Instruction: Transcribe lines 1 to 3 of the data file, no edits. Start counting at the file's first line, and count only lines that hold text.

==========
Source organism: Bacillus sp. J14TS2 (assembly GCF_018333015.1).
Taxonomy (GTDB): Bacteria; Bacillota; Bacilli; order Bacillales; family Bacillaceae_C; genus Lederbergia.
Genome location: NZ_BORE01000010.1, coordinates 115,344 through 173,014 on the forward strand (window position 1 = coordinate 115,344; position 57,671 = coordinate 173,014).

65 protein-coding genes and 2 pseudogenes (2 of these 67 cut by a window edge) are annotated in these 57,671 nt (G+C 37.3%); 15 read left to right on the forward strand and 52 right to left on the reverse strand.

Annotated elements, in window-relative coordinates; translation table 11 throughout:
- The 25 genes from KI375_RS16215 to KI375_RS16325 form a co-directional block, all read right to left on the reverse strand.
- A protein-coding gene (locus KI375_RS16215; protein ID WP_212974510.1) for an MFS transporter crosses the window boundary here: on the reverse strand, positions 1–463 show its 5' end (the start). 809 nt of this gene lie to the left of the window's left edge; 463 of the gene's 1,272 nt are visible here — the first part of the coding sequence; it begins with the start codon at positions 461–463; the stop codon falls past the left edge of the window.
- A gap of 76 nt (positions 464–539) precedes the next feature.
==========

Source organism: Bacillus sp. J14TS2 (assembly GCF_018333015.1).
Taxonomy (GTDB): Bacteria; Bacillota; Bacilli; order Bacillales; family Bacillaceae_C; genus Lederbergia.
Genome location: NZ_BORE01000010.1, coordinates 115,344 through 173,014 on the forward strand (window position 1 = coordinate 115,344; position 57,671 = coordinate 173,014).